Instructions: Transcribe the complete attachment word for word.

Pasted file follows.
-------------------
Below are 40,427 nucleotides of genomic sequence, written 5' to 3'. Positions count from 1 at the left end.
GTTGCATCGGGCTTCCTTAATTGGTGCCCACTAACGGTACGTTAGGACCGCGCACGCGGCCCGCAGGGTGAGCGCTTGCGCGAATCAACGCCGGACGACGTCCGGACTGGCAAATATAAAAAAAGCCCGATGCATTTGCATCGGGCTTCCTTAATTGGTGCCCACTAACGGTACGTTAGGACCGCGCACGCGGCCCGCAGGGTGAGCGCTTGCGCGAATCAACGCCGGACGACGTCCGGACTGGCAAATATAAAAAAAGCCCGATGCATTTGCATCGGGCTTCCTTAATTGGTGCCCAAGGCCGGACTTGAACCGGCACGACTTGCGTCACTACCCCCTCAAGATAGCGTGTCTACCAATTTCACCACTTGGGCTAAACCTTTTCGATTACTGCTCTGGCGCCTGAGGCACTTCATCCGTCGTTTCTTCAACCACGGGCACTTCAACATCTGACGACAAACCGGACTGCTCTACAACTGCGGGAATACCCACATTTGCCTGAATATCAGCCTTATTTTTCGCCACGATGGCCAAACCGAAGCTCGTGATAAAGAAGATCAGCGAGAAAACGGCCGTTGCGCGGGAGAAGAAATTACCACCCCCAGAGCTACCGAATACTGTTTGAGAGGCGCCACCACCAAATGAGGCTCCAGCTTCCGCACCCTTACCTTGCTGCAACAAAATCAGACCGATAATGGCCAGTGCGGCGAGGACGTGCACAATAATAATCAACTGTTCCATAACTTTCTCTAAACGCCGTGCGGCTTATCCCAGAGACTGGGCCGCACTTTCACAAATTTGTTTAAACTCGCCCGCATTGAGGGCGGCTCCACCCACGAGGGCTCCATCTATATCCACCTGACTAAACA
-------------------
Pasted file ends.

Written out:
Below are 40,427 nucleotides of genomic sequence, written 5' to 3'. Positions count from 1 at the left end.
GTTGCATCGGGCTTCCTTAATTGGTGCCCACTAACGGTACGTTAGGACCGCGCACGCGGCCCGCAGGGTGAGCGCTTGCGCGAATCAACGCCGGACGACGTCCGGACTGGCAAATATAAAAAAAGCCCGATGCATTTGCATCGGGCTTCCTTAATTGGTGCCCACTAACGGTACGTTAGGACCGCGCACGCGGCCCGCAGGGTGAGCGCTTGCGCGAATCAACGCCGGACGACGTCCGGACTGGCAAATATAAAAAAAGCCCGATGCATTTGCATCGGGCTTCCTTAATTGGTGCCCAAGGCCGGACTTGAACCGGCACGACTTGCGTCACTACCCCCTCAAGATAGCGTGTCTACCAATTTCACCACTTGGGCTAAACCTTTTCGATTACTGCTCTGGCGCCTGAGGCACTTCATCCGTCGTTTCTTCAACCACGGGCACTTCAACATCTGACGACAAACCGGACTGCTCTACAACTGCGGGAATACCCACATTTGCCTGAATATCAGCCTTATTTTTCGCCACGATGGCCAAACCGAAGCTCGTGATAAAGAAGATCAGCGAGAAAACGGCCGTTGCGCGGGAGAAGAAATTACCACCCCCAGAGCTACCGAATACTGTTTGAGAGGCGCCACCACCAAATGAGGCTCCAGCTTCCGCACCCTTACCTTGCTGCAACAAAATCAGACCGATAATGGCCAGTGCGGCGAGGACGTGCACAATAATAATCAACTGTTCCATAACTTTCTCTAAACGCCGTGCGGCTTATCCCAGAGACTGGGCCGCACTTTCACAAATTTGTTTAAACTCGCCCGCATTGAGGGCGGCTCCACCCACGAGGGCTCCATCTATATCCACCTGACTAAACA